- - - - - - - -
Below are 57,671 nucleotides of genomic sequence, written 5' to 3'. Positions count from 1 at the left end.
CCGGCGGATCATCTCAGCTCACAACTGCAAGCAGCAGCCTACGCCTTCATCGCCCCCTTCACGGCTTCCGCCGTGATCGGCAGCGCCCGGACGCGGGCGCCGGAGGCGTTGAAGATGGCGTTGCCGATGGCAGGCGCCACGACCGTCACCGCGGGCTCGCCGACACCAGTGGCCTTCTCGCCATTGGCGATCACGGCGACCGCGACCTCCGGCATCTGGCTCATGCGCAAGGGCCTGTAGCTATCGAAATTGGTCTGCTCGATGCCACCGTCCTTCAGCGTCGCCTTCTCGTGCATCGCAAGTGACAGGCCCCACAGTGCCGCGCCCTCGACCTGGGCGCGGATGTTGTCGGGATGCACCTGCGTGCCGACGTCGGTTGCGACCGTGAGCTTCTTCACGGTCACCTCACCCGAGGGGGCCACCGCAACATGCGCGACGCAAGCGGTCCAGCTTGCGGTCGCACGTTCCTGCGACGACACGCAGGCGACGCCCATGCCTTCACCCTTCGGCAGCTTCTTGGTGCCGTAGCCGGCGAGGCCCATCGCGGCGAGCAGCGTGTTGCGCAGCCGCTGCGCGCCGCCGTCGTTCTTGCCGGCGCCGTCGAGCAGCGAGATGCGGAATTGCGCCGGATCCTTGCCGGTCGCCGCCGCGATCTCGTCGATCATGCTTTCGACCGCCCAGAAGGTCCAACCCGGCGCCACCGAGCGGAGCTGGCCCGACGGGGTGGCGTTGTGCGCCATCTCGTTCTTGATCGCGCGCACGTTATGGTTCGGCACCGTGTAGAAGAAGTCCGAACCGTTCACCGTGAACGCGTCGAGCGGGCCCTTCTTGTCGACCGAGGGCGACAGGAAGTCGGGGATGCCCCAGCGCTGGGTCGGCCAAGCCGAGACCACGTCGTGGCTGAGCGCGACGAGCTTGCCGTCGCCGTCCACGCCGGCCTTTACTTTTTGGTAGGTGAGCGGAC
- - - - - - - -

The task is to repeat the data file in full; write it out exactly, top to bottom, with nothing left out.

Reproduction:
Below are 57,671 nucleotides of genomic sequence, written 5' to 3'. Positions count from 1 at the left end.
CCGGCGGATCATCTCAGCTCACAACTGCAAGCAGCAGCCTACGCCTTCATCGCCCCCTTCACGGCTTCCGCCGTGATCGGCAGCGCCCGGACGCGGGCGCCGGAGGCGTTGAAGATGGCGTTGCCGATGGCAGGCGCCACGACCGTCACCGCGGGCTCGCCGACACCAGTGGCCTTCTCGCCATTGGCGATCACGGCGACCGCGACCTCCGGCATCTGGCTCATGCGCAAGGGCCTGTAGCTATCGAAATTGGTCTGCTCGATGCCACCGTCCTTCAGCGTCGCCTTCTCGTGCATCGCAAGTGACAGGCCCCACAGTGCCGCGCCCTCGACCTGGGCGCGGATGTTGTCGGGATGCACCTGCGTGCCGACGTCGGTTGCGACCGTGAGCTTCTTCACGGTCACCTCACCCGAGGGGGCCACCGCAACATGCGCGACGCAAGCGGTCCAGCTTGCGGTCGCACGTTCCTGCGACGACACGCAGGCGACGCCCATGCCTTCACCCTTCGGCAGCTTCTTGGTGCCGTAGCCGGCGAGGCCCATCGCGGCGAGCAGCGTGTTGCGCAGCCGCTGCGCGCCGCCGTCGTTCTTGCCGGCGCCGTCGAGCAGCGAGATGCGGAATTGCGCCGGATCCTTGCCGGTCGCCGCCGCGATCTCGTCGATCATGCTTTCGACCGCCCAGAAGGTCCAACCCGGCGCCACCGAGCGGAGCTGGCCCGACGGGGTGGCGTTGTGCGCCATCTCGTTCTTGATCGCGCGCACGTTATGGTTCGGCACCGTGTAGAAGAAGTCCGAACCGTTCACCGTGAACGCGTCGAGCGGGCCCTTCTTGTCGACCGAGGGCGACAGGAAGTCGGGGATGCCCCAGCGCTGGGTCGGCCAAGCCGAGACCACGTCGTGGCTGAGCGCGACGAGCTTGCCGTCGCCGTCCACGCCGGCCTTTACTTTTTGGTAGGTGAGCGGAC